TEL AVIV, Israel – From the frenetic, traffic-choked streets of Tel Aviv to the lonely northern mountain town of Qiryat Shemona – only a few miles from the Lebanese and Syrian borders – some 300 Costa Ricans have built a home away from home in Israel, lured here by family ties, high-tech jobs and a lifelong dream of living in the Jewish state.
One of them is Eddie Israelsky, who “made aliyah” (a Hebrew expression meaning to immigrate to Israel) three years ago and has never looked back.
“All my life, I was raised with a Jewish upbringing, surrounded by Jewish people and traditions. But I was rebellious. After graduating from high school, I didn’t fit into this closed society,” said the 31-year-old software whiz, who attended San José’s Instituto Dr. Jaim Weizman and later Universidad Veritas. “I came to Israel with a religious group, and in the middle of the trip, I decided I should stay for a couple of months and see if I could get a job. It wasn’t the typical aliyah.”
Israelsky ended up as manager of customer service at EyeClick, an Israeli video-game developer. He got the job thanks to his expertise in computer science and 3-D animation.
“I have two nephews from Guatemala here, and my niece Ariela is serving in the Israeli Army. The rest of my family lives in Costa Rica,” said Israelsky, whose father owns a clothing store in San José. “They think it’s a blessing that I have so many opportunities here.”
The aspiring executive spoke to us from the rooftop garden of his sleek office in the Tel Aviv suburb of Ramat Gan – only a few blocks from the Costa Rican Embassy (it was moved here in 2006 from Jerusalem on orders of then-President Óscar Arias).
Rodrigo X. Carreras, Costa Rica’s ambassador here, estimated that about 300 fellow citizens – most, though not all of them Jews – reside in the Jewish state. Some of these non-Jews are employees of computer giant Intel Corp., which has manufacturing operations in both countries, while others married Israelis who were vacationing in Costa Rica and decided to join their spouses here.
Once in a while, everyone gets together. During the recent World Cup, Israelsky was in charge of rounding up as many Costa Ricans as possible to watch the semifinal against Holland. On July 5, about 250 of them converged on Shalvata, a restaurant overlooking Tel Aviv’s waterfront – only to watch La Sele – Costa Rica’s beloved national football team – lose to the Dutch in a penalty shootout after a scoreless game.
The most recent gathering of Ticos in Israel took place on Sept. 15, Costa Rica’s Independence Day. About 40 people enjoyed a picnic organized by Dayan Webb of Kibbutz Nachshon, a rural community of 500 people west of Jerusalem.
“I really like it here,” said Webb, who first came to Israel in 2000 as a volunteer. During her year and a half at Nachshon, she met an Israeli man named Nimrod and eventually married him. The newlyweds moved to San José, but by 2007 they had enough of Costa Rica’s crime and insecurity, and decided to settle in Israel permanently.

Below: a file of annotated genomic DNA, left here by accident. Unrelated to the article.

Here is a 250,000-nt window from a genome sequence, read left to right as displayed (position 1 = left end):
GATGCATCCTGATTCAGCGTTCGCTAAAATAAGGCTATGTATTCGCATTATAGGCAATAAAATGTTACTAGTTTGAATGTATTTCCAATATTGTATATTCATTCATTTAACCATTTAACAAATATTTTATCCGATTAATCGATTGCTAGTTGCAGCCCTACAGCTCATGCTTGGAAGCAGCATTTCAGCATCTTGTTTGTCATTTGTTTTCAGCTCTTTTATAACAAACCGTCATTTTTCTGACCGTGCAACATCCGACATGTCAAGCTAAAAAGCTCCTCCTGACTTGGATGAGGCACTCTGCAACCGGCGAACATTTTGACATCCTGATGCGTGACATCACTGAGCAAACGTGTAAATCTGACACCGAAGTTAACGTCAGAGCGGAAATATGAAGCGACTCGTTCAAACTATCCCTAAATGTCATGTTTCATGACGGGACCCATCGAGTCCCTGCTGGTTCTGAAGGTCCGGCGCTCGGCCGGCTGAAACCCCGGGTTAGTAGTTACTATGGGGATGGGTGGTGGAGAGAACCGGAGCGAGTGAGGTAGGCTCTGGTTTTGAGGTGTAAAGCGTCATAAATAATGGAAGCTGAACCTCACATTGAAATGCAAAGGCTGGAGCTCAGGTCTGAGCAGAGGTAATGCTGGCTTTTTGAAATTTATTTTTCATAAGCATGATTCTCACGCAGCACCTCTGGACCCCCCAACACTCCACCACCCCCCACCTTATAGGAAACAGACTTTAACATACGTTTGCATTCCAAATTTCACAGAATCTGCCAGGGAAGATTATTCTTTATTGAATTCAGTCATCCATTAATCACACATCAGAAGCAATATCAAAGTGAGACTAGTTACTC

Today, the 40-year-old mother of three manages Latin American, European and Asian sales for a kibbutz-owned company that manufactures aseptic bags for the liquid packaging industry. Her husband is a pastry chef at a restaurant near Tel Aviv.
“Even with the wars, I feel more secure here than in Costa Rica. I know that no one will break into my house,” she said. “My kids can play outside and I’m not worried about someone stealing them. This is my home now. I would never think about moving back to Costa Rica.”
Neither would Frida Grynspan, vice president of research and development and site manager for Stem Cell Medicine, an Israeli biotech company that focuses on personalized medical treatments based on cell therapy.
“There are lots of similarities between Israel and Costa Rica,” said Grynspan, who – like Ambassador Carreras – lives in the Jerusalem suburb of Mevasseret Zion. “Israel has a very large, middle-class, educated population, and in Costa Rica, it’s the same. Both countries have great universities, and large extended families.”
Grynspan, a descendant of Polish Holocaust survivors who settled in Costa Rica after World War II, grew up in the Caribbean slope town of Turrialba, where there were only three Jewish families. At 17, she moved to Israel, earning a degree in chemistry from Hebrew University. Grynspan later received a doctorate in chemistry from the University of Illinois at Chicago and a post-doctoral degree from Harvard Medical School.
She eventually married José Gottlieb, who became Yosef Gottlieb upon their return to Israel in late 1996.
“When I was in Costa Rica, I was associated with being Jewish. You come here and you’re Latina. But in my heart, I never left Costa Rica,” said the lifelong Zionist. “Remember, I came here to study science, and the education I got in Costa Rica was at a very high level, sufficient to compete against people who came from Russia. My kids love Costa Rica and we go there every chance we can.”